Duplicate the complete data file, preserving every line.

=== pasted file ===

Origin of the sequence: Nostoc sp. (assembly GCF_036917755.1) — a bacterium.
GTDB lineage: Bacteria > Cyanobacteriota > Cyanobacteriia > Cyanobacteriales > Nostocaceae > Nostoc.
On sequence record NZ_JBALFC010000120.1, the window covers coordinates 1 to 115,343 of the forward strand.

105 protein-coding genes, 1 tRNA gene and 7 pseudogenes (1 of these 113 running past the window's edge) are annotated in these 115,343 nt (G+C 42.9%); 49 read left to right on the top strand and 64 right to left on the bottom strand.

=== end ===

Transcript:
Origin of the sequence: Nostoc sp. (assembly GCF_036917755.1) — a bacterium.
GTDB lineage: Bacteria > Cyanobacteriota > Cyanobacteriia > Cyanobacteriales > Nostocaceae > Nostoc.
On sequence record NZ_JBALFC010000120.1, the window covers coordinates 1 to 115,343 of the forward strand.

105 protein-coding genes, 1 tRNA gene and 7 pseudogenes (1 of these 113 running past the window's edge) are annotated in these 115,343 nt (G+C 42.9%); 49 read left to right on the top strand and 64 right to left on the bottom strand.